I wasn’t perfect, but come on – this is all kind of crazy. This was as close to perfection as I could have ever hoped for.
I arrived after the overnight flight basically starving. I pretty much missed the standard breakfast window, so I waited until lunch to eat a substantial meal. It had now been more than 14 hours and I had never been more happy to see the always hip, always fresh Aussie food and coffee scene.
I chowed down and enjoyed the sweet, sweet nectar of caffeine and within minutes, I felt like a new man. For a combined 20 hours of flying, I felt completely fresh. So much so, after a little digestion, I went for a run around town.
I made it through the day without even a hint of “I really need a nap”. At dinner time, the diet suggests a healthy diet of starchy carbs like pasta or potatoes on your first night. This is because these heavier style of foods are associated with evening meals and have a sedative effect on the body. The carbs basically tell your body it’s bedtime.
It Worked, I Think
Despite a summer time zone change of 10 hours between London and Melbourne, I made it through the day, made it through the night, fell asleep at an entirely normal time of circa 10PM and woke up without too much self loathing or pity around 7AM. This theme rang true for the duration of the trip.
The success of this all left as many questions as there were answers, at least for me.
- Was the fasting the big winner, or was it the lack of drinking?
- Did I just pick lucky flight times, which were conducive to good energy?
- Would this have worked had I been in a cabin without a bed to pass time?
But then I made the return trip, and a few of those questions were answered.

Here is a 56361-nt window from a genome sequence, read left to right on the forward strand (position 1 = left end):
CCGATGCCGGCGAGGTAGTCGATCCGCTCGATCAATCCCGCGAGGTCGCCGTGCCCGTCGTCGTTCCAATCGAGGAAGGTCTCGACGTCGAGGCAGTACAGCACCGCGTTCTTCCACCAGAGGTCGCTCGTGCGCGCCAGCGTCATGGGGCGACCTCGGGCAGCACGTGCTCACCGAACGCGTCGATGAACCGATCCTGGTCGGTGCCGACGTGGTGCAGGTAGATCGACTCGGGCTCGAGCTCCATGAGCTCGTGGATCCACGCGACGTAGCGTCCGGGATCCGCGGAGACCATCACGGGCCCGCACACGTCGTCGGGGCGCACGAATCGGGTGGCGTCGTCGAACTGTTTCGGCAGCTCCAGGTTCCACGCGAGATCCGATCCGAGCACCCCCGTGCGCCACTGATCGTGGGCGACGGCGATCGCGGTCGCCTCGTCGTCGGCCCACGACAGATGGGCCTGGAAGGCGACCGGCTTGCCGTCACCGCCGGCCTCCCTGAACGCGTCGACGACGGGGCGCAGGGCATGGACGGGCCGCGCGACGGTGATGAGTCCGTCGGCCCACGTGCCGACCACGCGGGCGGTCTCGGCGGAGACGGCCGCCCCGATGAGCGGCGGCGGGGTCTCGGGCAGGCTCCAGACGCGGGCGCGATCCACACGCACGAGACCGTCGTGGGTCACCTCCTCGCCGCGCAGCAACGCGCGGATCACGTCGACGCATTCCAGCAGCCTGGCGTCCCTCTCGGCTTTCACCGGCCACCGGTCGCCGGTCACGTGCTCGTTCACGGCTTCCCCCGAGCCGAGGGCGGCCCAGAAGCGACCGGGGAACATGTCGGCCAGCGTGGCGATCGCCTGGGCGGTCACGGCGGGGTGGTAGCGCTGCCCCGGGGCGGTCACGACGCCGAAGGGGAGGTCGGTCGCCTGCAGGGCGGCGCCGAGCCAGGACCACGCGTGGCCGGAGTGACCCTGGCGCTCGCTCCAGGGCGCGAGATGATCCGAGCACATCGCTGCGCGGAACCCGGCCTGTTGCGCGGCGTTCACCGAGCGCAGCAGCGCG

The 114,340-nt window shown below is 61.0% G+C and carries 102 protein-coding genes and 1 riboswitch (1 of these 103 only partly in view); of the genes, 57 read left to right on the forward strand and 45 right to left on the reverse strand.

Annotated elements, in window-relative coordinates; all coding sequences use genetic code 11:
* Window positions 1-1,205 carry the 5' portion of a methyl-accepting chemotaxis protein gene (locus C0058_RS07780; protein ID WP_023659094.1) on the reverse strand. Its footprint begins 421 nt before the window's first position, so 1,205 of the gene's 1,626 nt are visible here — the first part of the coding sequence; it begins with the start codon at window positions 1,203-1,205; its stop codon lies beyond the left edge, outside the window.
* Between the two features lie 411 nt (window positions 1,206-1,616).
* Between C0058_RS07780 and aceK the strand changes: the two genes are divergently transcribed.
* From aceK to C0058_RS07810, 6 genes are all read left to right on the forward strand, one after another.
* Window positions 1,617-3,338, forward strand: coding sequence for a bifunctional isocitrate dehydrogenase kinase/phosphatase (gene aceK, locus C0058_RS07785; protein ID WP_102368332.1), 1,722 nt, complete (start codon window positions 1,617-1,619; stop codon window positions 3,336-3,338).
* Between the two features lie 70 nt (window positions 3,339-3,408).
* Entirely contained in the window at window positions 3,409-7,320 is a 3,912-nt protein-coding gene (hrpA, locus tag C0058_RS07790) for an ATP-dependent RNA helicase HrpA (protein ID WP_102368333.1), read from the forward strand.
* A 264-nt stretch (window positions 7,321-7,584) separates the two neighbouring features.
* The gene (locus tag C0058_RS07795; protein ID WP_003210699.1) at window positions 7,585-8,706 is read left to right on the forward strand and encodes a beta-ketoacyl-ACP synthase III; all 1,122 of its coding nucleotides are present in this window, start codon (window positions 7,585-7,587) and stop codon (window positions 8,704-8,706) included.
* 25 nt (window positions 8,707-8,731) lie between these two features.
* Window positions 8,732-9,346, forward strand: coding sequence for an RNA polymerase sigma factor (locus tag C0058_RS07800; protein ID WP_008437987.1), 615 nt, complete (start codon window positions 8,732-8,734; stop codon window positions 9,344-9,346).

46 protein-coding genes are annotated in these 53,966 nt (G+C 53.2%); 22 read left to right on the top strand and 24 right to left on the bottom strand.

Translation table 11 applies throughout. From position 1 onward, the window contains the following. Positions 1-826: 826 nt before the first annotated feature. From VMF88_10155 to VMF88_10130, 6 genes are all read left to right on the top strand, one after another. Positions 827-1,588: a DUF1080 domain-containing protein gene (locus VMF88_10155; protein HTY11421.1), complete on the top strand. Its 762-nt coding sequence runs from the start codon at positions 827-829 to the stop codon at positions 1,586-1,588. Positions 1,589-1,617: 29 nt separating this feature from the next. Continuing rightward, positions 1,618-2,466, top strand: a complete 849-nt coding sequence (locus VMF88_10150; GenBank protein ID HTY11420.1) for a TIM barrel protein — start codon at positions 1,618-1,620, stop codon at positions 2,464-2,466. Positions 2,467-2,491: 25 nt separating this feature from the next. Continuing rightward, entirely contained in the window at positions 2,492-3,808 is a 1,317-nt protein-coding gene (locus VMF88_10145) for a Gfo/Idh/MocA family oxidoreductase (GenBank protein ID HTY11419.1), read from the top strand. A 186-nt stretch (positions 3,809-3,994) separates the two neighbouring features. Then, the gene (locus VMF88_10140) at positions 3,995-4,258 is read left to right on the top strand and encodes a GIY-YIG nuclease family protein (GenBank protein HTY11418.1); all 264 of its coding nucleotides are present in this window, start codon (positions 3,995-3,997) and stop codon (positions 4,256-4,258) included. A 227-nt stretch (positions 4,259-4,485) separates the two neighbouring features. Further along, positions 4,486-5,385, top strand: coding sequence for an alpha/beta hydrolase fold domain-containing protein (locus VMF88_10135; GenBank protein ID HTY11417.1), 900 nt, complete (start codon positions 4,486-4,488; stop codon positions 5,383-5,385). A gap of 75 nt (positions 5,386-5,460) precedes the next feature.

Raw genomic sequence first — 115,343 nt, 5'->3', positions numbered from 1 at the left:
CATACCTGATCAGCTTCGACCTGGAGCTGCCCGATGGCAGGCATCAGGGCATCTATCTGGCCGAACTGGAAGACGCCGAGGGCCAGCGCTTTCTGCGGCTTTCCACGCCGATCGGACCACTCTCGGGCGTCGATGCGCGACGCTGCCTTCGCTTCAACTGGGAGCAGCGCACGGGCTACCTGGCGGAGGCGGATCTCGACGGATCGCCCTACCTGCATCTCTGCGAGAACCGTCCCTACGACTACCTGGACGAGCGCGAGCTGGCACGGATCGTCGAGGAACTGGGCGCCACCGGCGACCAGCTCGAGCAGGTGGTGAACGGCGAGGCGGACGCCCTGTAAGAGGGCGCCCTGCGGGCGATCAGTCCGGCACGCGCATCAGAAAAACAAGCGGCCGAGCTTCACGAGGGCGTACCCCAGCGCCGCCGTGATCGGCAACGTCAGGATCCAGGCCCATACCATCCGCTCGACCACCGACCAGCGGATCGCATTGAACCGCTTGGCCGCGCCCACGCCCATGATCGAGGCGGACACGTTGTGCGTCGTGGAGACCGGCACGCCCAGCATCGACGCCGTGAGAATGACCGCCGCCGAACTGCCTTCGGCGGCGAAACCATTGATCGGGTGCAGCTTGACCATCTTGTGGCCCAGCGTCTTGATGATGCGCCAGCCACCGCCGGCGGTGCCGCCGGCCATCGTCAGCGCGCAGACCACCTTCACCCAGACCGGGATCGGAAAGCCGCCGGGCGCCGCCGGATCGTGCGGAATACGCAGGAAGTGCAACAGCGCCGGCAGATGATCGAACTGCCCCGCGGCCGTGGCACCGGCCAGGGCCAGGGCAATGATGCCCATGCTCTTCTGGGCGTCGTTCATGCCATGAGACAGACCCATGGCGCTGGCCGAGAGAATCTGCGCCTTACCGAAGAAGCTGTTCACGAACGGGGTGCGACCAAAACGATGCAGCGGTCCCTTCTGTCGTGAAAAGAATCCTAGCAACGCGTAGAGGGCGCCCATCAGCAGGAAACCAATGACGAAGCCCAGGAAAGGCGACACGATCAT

Back in London now, things aren’t quite as sweet. I broke every fasting rule, and also enjoyed some drinks on the plane. Despite my best efforts to drink four flat whites per day, I’m lagging. In my heart of hearts, I actually think the timing of flights coming back was more optimal than those going out. I also was in the same exact identical seat on both flights, in both directions, even down to the same aircraft type. I didn’t over drink, I didn’t overeat, but I did both and that’s the only change.
The only variable? I broke the fasting rule, I broke the no alcohol rule. Now, I’m paying for it. I arrived feeling tired, I struggled to sleep at a natural time and I’ve woken up early enough to tune into prime time USA night time television, despite being in London.
Let’s get one thing straight: I wanted this to fail.
I wanted to suffer in Melbourne just enough that I could write off this jet lag diet shenanigans. Deep down, I wanted to justify my affinity for a nice drink or two on the plane and the amusement of tasting dependably mediocre plane food to pass the time. In the end, I’m now pretty deeply convinced that despite my semi imperfect adherence, there really is something to it.
I’d say try it, but you may never enjoy eating or drinking on a plane again if it works for you too. I think it’s ruined me, at least if I want to kick jet lag on a significant trip. Cheers to that.